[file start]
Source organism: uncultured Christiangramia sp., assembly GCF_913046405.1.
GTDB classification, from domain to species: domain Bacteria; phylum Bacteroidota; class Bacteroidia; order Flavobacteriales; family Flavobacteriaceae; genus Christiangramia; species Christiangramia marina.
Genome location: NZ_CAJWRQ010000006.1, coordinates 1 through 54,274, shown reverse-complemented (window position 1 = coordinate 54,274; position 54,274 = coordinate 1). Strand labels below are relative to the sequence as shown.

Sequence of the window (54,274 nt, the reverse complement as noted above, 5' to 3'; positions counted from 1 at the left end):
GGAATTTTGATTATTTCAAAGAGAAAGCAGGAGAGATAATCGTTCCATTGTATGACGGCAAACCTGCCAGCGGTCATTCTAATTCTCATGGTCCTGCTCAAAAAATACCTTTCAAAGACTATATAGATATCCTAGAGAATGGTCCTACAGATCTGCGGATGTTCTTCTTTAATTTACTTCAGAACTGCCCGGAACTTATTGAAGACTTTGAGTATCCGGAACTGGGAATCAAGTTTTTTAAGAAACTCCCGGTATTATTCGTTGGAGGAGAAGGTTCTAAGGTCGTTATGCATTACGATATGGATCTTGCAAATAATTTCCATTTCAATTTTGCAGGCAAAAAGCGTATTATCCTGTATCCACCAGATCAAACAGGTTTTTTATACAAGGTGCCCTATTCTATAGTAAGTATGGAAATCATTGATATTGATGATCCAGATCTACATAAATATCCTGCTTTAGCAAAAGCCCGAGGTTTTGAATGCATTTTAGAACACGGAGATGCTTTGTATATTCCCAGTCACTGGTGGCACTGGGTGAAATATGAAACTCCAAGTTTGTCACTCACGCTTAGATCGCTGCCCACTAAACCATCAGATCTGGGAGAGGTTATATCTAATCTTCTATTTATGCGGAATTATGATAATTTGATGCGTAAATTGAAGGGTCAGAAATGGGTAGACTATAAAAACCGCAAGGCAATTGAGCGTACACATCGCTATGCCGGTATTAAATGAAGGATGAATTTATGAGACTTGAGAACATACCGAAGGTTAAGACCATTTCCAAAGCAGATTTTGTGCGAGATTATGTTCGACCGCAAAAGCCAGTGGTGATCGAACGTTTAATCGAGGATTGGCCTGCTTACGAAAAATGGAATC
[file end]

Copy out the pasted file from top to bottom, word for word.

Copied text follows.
Source organism: uncultured Christiangramia sp., assembly GCF_913046405.1.
GTDB classification, from domain to species: domain Bacteria; phylum Bacteroidota; class Bacteroidia; order Flavobacteriales; family Flavobacteriaceae; genus Christiangramia; species Christiangramia marina.
Genome location: NZ_CAJWRQ010000006.1, coordinates 1 through 54,274, shown reverse-complemented (window position 1 = coordinate 54,274; position 54,274 = coordinate 1). Strand labels below are relative to the sequence as shown.

Sequence of the window (54,274 nt, the reverse complement as noted above, 5' to 3'; positions counted from 1 at the left end):
GGAATTTTGATTATTTCAAAGAGAAAGCAGGAGAGATAATCGTTCCATTGTATGACGGCAAACCTGCCAGCGGTCATTCTAATTCTCATGGTCCTGCTCAAAAAATACCTTTCAAAGACTATATAGATATCCTAGAGAATGGTCCTACAGATCTGCGGATGTTCTTCTTTAATTTACTTCAGAACTGCCCGGAACTTATTGAAGACTTTGAGTATCCGGAACTGGGAATCAAGTTTTTTAAGAAACTCCCGGTATTATTCGTTGGAGGAGAAGGTTCTAAGGTCGTTATGCATTACGATATGGATCTTGCAAATAATTTCCATTTCAATTTTGCAGGCAAAAAGCGTATTATCCTGTATCCACCAGATCAAACAGGTTTTTTATACAAGGTGCCCTATTCTATAGTAAGTATGGAAATCATTGATATTGATGATCCAGATCTACATAAATATCCTGCTTTAGCAAAAGCCCGAGGTTTTGAATGCATTTTAGAACACGGAGATGCTTTGTATATTCCCAGTCACTGGTGGCACTGGGTGAAATATGAAACTCCAAGTTTGTCACTCACGCTTAGATCGCTGCCCACTAAACCATCAGATCTGGGAGAGGTTATATCTAATCTTCTATTTATGCGGAATTATGATAATTTGATGCGTAAATTGAAGGGTCAGAAATGGGTAGACTATAAAAACCGCAAGGCAATTGAGCGTACACATCGCTATGCCGGTATTAAATGAAGGATGAATTTATGAGACTTGAGAACATACCGAAGGTTAAGACCATTTCCAAAGCAGATTTTGTGCGAGATTATGTTCGACCGCAAAAGCCAGTGGTGATCGAACGTTTAATCGAGGATTGGCCTGCTTACGAAAAATGGAATC